These are stories Report on Business is following Friday, June 28, 2013.
Canada’s economy just about stalled out as the second quarter got up and running, growing at a tepid pace of just 0.1 per cent in April.
The April reading marked the fourth monthly gain in a row, but sets up a second quarter that looks to be weaker than the first, when gross domestic product expanded at an annual pace of 2.4 per cent.
Indeed, economists say, the quarter that ends this weekend could show growth of below 2 per cent.
On the goods side of the ledger, production slumped 0.3 per cent, led by the resources sector and believed to be partly the result of maintenance shutdowns at refineries. The oil and gas sector, in particular, chalked up a drop of 2.7 per cent.
But the services side showed a gain of 0.3 per cent, Statistics Canada said today.
Construction also slipped, while the manufacturing, agriculture and forestry sectors gained.
"Looking at the trend in recent months, April’s 0.1-per-cent GDP growth rate marks the second straight month of deceleration, following rates of expansion around 0.3 per cent in the winter," said economist Emanuella Enenajor of CIBC World Markets.
Ms. Enenajor expects the economy to show growth just shy of 2 per cent in the second quarter.
Going forward, there will also be a double hit from the devastating floods in Alberta and a construction strike in Quebec.
“We suspect that this nasty combo could cut June GDP by as much as 0.5 percentage points,” said chief economist Douglas Porter of BMO Nesbitt Burns.
Mr. Porter now expects growth of 1.5 per cent in the second quarter, down from an earlier projection of 1.8 per cent. For the year, he expects growth the economy to expand by just 1.6 per cent.
“While Q3 will see some bounce-back from the June hits, it won’t be quite enough to provide a full offset,” he said.
The manufacturing sector, which had been expected to decline, showed a gain of 0.2 per cent, while the country's real estate agents and brokers eked out a gain of 1 per cent as the housing market stabilized somewhat from the body blows of earlier months.
And, of course, the NHL continued to help the economy in its own way as the arts and entertainment sector gained 3.4 per cent, which Statistics Canada said was "mainly the result of an extended season following the end of a labour dispute in professional hockey."
Shares of Research In Motion Ltd. plunged by almost 28 per cent today, slipping below $11 on Nasdaq, after the BlackBerry maker posted a first-quarter loss of $84-million (U.S.) and forecast a second-quarter slump, as well.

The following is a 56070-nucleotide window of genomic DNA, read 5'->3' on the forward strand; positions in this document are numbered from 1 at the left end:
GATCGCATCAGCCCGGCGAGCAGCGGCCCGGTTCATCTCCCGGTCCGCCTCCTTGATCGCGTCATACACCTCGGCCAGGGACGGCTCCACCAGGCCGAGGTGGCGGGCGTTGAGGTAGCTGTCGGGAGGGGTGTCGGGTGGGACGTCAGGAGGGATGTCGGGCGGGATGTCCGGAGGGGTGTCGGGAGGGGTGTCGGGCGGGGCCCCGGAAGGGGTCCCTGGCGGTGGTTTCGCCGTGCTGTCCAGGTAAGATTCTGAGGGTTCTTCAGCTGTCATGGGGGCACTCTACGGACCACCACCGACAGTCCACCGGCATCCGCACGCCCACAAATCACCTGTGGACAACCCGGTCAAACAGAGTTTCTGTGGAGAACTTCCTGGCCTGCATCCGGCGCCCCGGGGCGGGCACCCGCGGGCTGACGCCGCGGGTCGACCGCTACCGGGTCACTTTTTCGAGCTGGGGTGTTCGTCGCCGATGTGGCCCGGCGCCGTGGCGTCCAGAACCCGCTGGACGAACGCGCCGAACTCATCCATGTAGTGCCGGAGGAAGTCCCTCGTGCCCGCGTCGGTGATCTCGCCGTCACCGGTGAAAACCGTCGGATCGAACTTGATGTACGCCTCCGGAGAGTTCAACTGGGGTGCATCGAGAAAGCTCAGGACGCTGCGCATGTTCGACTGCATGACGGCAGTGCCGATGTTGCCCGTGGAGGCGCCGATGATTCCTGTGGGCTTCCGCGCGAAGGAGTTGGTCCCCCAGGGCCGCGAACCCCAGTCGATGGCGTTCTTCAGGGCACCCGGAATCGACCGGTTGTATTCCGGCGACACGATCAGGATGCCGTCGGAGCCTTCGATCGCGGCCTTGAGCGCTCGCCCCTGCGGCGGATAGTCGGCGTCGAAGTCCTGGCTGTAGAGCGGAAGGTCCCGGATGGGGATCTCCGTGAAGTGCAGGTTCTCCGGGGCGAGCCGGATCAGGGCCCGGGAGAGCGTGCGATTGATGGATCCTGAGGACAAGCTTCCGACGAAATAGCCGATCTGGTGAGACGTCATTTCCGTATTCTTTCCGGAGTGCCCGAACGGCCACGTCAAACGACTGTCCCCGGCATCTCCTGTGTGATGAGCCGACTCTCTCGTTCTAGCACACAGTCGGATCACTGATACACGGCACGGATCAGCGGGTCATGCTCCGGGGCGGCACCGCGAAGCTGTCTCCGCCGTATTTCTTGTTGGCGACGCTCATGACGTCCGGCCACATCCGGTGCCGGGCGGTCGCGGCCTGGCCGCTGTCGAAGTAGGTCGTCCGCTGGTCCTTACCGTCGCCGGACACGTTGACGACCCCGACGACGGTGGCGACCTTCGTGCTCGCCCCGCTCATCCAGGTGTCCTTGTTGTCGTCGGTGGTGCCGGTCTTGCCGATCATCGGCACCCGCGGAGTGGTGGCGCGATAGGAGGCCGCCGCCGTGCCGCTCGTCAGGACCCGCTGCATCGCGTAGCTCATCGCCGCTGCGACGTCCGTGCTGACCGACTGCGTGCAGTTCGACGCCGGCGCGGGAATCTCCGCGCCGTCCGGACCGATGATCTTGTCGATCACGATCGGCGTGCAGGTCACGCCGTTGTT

“The smartphone market remains highly competitive, making it difficult to estimate units, revenue and levels of profitability,” the Canadian company said today, adding it would continue to invest in its new operating system.
“Based on the competitive market dynamics and these investments, the company anticipates it will generate an operating loss in the second quarter,” it added.
“The company will also continue to implement the cost savings and process-improving initiatives it started last year, in order to drive greater efficiency throughout the company, and redirect capital from these savings to areas of investment that will drive future revenue growth.”
The company, whose legal name is still Research In Motion but which has rebranded itself as BlackBerry, lost 16 cents a share in the first quarter, a narrower loss than the $518-million or 99 cents a year earlier, The Globe and Mail's Omar El Akkad reports.
Revenue rose to $3.1-billion from $2.8-billion. The company noted it took a hit to revenue in its services unit because of foreign currency restrictions in Venezuela.
RIM said it shipped 6.8 million BlackBerrys.
"A full quarter of BB10 sell-in should've resulted in better results," said Mark Sue of RBC Dominion Securities.
"BlackBerry could be discounting new and older products, which explains the decline in margins. We expect stock to head down to lower end of trading bracket of $11-$18."
Canada unveils new rules
The Canadian government today unveiled its long-awaited rules that will govern the transfer of spectrum licences between telecom carriers in the $19-billion wireless industry, The Globe and Mail's Rita Trichur reports.
The framework document is intended to provide more clarity on how Ottawa plans to evaluate requests for spectrum-licence transfers by building on a preliminary announcement earlier this month.
Industry Minister Christian Paradis made clear that Ottawa plans to apply the new rules to all licence transfers, including “prospective transfers” that could culminate through “option” deals and other agreements that allow carriers to reserve the right to purchase spectrum at a later date.
Additionally, licensed carriers will face a new obligation if they enter into such agreements. Specifically, a licensee would be required to seek “a review within 15 days of entering into any agreement that could lead to a prospective transfer.”
Streetwise (for subscribers)
- Central banks take shine to Canadian dollar (but they like Australian dollar more)
- Foreign investors love the developing world - and Canada
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